Address: B. R. Haydon Esq
My dear Haydon;
I think I am recovering a little, which you should have heard of before if it was not very irksome to me to write the shortest note. I am glad you like my book. At some future time I shall re borrow your Homer1.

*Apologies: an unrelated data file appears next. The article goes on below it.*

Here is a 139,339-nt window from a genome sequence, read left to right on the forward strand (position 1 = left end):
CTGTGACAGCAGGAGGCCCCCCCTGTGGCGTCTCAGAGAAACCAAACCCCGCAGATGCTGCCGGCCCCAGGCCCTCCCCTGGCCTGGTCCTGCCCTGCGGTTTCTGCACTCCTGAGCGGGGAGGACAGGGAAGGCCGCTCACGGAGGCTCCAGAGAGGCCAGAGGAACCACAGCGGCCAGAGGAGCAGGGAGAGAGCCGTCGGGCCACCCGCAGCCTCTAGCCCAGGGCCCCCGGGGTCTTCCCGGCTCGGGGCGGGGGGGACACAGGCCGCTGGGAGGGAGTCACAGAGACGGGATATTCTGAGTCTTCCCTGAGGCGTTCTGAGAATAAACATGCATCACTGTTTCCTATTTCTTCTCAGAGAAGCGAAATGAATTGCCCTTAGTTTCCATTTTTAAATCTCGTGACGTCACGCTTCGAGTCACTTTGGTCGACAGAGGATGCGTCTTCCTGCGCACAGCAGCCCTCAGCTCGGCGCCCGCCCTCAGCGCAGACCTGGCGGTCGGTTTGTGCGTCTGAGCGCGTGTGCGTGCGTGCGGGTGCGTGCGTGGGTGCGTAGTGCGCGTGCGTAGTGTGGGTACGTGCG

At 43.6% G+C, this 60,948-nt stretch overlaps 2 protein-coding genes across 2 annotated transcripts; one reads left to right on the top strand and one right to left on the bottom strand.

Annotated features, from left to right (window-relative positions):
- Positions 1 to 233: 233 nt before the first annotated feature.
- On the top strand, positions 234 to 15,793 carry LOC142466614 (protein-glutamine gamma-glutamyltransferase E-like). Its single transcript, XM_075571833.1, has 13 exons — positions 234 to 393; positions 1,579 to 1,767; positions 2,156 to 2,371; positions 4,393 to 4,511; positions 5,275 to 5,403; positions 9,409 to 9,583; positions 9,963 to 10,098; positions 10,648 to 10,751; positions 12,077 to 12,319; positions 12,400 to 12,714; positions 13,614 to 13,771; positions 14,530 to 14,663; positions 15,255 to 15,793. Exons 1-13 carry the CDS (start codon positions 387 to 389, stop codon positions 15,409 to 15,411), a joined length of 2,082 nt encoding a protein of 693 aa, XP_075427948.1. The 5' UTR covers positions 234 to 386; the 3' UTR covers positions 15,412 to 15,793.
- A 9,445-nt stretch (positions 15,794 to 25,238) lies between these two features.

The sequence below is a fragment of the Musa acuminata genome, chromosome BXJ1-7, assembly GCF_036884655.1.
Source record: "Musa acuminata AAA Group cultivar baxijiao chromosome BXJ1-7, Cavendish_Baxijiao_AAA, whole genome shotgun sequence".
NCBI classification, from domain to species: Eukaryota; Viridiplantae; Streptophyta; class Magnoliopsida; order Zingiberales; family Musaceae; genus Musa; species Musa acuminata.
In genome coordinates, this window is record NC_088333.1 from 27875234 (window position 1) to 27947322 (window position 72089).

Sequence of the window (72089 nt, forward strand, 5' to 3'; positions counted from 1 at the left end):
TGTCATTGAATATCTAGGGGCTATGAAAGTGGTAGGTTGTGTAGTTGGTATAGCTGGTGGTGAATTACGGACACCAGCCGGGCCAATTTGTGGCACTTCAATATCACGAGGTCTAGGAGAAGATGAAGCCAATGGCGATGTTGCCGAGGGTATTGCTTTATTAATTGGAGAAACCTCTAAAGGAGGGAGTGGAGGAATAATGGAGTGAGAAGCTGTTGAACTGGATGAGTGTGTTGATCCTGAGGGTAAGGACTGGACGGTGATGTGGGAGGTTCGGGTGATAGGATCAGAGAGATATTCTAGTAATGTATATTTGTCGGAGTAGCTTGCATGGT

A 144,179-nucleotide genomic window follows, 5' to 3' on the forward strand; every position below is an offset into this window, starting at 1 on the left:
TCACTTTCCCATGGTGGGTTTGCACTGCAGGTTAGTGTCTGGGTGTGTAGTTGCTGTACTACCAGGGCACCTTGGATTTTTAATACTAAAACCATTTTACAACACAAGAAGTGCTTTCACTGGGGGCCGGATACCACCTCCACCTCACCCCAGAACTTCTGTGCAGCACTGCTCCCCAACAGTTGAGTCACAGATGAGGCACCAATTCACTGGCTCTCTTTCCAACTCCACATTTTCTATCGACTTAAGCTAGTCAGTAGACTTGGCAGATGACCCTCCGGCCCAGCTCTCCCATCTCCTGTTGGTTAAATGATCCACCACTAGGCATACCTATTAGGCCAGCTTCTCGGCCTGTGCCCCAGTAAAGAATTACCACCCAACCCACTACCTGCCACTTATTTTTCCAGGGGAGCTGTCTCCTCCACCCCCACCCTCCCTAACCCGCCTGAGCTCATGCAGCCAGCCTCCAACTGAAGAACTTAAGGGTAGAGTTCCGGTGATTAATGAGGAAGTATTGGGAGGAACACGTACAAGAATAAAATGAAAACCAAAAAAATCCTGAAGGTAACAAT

Now and again books formerly owned by Keats fall into the hands of collectors; but it is not often that they are to be had. Some sixty years ago a copy of Lemprière's Classical Dictionary bearing his autograph was acquired for a trifle by one who did not value it much, and who is now dead. Where the book is I know not. It would seem, however, that he must have had two copies in his time. In the Buxton Forman collection, besides the little Dante and Hunt 'Foliage' given by Keats to Fanny Brawne, and therefore not left in the Chest, was a beautiful folio which probably was from the Chest. It is of the third edition of Selden 'Titles of Honour' ( 1672), has the autograph ' John Keats 1819' on the title-page, and more interesting, the commencement of a manuscript index. On a blank leaf at the beginning he has made a complete set of capitals, duly spaced out for the entries to be added; but only two entries were made. Keats 'Auctores Mythographi Latini', one volume quarto, was sent by Charles Brown to Benjamin Bailey in July 1823. His copy of Jackson 'Shakespeare's Genius Justified', 1819, was sold at the George D. Smith sale in New York in May 1920, and his seven-volume Shakespeare, described by Dr. Caroline F. E. Spurgeon in 'Keats's Shakespeare' ( Oxford University Press, 1928) is in the collection of Mr. George Armour of Princeton.